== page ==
COP 2800 (Java Programming I) Project #6

 

Due: by the start of class on the date shown on the syllabus

Description:

Using TxtCrypt.java as an example, create a Java GUI applet that allows a user to encrypt any text as Pig Latin.  For example, the string "Java is very simple!" should be converted to the string "Avajay isway eryvay implesay!".  You may use either AWT or swing.

Requirements:

Write a Java applet called TxtCrypt.  This applet should allow anyone to convert any text into Pig Latin.  Your applet must provide a pair of TextArea components where the user can type in any text into the first, and see the encrypted results in the second.  The input text is called the plaintext, and the resulting Pig Latin is called the ciphertext.  You must provide the basic GUI and event handling.  This must include a button which when pressed displays the ciphertext for the currently displayed plaintext.  (You may add additional GUI components as you see fit.)

I have provided class PigLatin (view PigLatin class Java Docs), which is a class with a static method called encrypt.  (See below for the download link.)  This method takes a String as an argument and returns an encrypted, Pig-Latin-ized version of the argument as another String.  The method signature is:

    public class PigLatin
    {
        public static String encrypt ( String plainText )
        { ...
        }

        ...
    }

You only need the PigLatin.class file (which can be put in the same directory as your .java files, since it is in the default (nameless) package).

Make sure your applet is in the default, nameless package!  If using Eclipse, NetBeans, or some other IDE, you may find your applet was put into some package by default.  It is not possible for a class in any package to access classes in the default, nameless package.

To be turned in:

Email to me your Java source and your HTML files, by copy-and-paste (no attachments please!).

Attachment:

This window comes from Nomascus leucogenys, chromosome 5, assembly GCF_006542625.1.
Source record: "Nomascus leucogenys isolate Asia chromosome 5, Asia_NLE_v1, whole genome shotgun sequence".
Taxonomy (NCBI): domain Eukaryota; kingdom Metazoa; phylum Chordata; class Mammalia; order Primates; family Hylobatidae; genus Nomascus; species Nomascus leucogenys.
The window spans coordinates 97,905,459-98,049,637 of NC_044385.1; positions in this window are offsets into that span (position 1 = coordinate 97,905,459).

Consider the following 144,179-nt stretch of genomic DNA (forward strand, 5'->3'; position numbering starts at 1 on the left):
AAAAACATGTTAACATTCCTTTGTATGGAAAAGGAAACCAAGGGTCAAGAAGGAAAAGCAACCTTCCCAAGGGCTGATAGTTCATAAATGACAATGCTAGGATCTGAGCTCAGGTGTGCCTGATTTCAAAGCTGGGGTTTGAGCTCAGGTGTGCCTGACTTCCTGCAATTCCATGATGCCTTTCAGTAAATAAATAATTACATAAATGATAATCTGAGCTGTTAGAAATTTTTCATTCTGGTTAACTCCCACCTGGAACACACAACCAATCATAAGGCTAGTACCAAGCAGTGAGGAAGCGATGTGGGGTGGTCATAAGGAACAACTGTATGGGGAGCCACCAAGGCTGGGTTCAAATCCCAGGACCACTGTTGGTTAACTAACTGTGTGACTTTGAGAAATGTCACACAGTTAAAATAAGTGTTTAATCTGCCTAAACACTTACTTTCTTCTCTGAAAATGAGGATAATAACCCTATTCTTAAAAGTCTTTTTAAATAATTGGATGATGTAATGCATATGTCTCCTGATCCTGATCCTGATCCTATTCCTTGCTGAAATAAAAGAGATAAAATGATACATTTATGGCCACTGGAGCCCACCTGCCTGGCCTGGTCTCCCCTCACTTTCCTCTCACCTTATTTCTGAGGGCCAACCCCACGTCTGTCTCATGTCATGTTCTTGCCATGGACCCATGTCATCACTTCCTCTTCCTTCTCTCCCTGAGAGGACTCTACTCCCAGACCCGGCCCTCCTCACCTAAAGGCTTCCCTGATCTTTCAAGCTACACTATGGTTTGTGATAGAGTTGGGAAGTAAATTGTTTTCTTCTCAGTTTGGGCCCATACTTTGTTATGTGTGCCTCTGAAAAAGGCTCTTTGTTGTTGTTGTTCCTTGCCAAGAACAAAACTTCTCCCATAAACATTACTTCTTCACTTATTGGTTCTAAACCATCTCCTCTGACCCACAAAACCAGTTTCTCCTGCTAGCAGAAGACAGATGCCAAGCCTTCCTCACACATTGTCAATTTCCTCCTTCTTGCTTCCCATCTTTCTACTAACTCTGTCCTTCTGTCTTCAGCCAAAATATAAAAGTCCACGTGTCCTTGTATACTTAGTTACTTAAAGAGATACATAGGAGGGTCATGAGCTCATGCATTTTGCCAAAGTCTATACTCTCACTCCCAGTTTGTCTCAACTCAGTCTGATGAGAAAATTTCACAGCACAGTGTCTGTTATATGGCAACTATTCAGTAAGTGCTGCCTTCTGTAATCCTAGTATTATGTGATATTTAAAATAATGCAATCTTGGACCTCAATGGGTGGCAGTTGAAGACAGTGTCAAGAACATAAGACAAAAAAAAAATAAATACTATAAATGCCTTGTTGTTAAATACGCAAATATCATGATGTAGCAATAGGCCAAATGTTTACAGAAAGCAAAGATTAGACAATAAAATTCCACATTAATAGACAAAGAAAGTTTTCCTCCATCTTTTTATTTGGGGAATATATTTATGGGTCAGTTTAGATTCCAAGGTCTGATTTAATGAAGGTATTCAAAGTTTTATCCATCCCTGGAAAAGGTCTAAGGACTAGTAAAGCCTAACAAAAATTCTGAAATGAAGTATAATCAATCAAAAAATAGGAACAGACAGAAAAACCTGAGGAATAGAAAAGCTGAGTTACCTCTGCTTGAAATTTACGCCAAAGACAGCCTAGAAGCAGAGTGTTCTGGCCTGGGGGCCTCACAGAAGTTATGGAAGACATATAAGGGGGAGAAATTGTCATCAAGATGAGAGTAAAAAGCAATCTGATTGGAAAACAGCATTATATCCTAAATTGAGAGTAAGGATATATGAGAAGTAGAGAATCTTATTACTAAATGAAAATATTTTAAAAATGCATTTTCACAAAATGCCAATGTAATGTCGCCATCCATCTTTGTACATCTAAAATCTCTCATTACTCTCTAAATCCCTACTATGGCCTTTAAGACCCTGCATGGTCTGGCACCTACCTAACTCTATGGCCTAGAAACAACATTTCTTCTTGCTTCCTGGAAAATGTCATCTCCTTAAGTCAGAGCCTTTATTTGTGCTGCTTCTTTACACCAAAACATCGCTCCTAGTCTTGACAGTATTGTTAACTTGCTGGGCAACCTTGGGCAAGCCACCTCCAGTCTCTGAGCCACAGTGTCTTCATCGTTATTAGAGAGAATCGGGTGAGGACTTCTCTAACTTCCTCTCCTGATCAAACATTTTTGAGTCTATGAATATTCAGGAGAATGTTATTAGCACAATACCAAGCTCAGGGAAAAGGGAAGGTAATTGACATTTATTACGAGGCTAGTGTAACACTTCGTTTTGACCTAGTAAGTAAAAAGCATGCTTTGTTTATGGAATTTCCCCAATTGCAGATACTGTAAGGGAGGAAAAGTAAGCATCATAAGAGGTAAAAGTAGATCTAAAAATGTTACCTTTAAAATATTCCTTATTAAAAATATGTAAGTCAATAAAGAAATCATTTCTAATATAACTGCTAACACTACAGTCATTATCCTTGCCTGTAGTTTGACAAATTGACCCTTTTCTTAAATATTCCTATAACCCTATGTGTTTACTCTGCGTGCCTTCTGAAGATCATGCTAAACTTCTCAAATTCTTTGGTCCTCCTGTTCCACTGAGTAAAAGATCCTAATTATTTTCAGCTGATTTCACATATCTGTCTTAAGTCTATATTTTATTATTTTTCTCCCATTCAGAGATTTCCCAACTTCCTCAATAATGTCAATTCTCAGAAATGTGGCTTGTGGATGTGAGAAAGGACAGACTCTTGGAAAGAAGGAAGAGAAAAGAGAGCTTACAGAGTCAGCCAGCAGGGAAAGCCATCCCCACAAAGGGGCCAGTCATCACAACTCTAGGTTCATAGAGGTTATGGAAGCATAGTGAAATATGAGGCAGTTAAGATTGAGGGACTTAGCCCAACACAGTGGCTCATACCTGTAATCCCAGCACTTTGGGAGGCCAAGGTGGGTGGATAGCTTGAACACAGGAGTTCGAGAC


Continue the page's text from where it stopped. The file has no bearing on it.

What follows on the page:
Send projects to .  Please use a subject such as Java I Project 6 Submission so I can tell which emails are submitted projects.  When you submit the project by email, the only files you should send are your TxtCrypt Java source file(s) and your HTML file.  Do not email any class files, or PigLatin.java or PigLatin.class

However, if your applet uses any media files (for the creative extras part of the assignment), you can submit them as attachments using my alternate email address.  You should send this email to waynepollocklive@yahoo.com.  (Email sent to my regular email address that contains attachments may be discarded by the HCC mail server!)

Send project questions to .  Please use a subject such as "Java Text Crypt Project Questions" so I can tell which emails are questions about the project.

Please review Submitting Assignments and Project Grading Criteria from your class syllabus for further details.

Sample Output:

The model solution applet TxtCrypt.java is available for you to play with and download (the .class file, not the source file). 

You might also want to download PigLatin.class and the HTML file I use to display the applet.  If so, click on the link above and then chose "Save As" from the File menu.

Hints:

Don't worry too much about how the PigLatin class works.  Just assume it works and use it as is.  (If you have extra time and would like to know how it works, I'd be happy to explain during office hours.)

Both TextField and TextArea share a lot of common functionality.  Following best object-oriented design principles both of these classes extend (inherit from) a common parent class.  When trying to find useful methods for TextArea, be sure to look at the inherited methods too.

You should naturally use your own name, not mine in the applet credits.

It is quite easy to use multiple classes in an Applet.  If you want you can use PigLatin.class directly, or you can create and use a Jar file.  (Jar files are like zip files, that contain several .class files in a single compressed archive.)  In practice the most common deployment method is to use a jar file.  (This is covered late in our course.) 

Part of your grade is based on your creative extras you put into the project.  For example, my applet has a good color scheme, a clear button and a little humor.  (Some say very little!)  Your applet may contain pop-up help, a menubar, graphics, animation, sound, and so on.  For credit your creative extras must be your own, be useful and/or decorative in a text encryption applet, and work correctly.  (Adding a calculator, or a button to change the colors, would not be considered useful in this case.  A joke wouldn't be considered creative since I used one already, but feel free to have one anyway if it's funny.)

Be aware that applets have security restrictions on what they can do.  No untrusted applet can access the clipboard (or other resources), or read or write files on the local system.  (It is possible to create a signed applet, which can then be granted extra privileges.  But this topic is not covered until the advanced Java course.)

You program should be easy to read and be well commented.  Don't forget to include your name at the top of each file.

Ask me for help if you get stuck!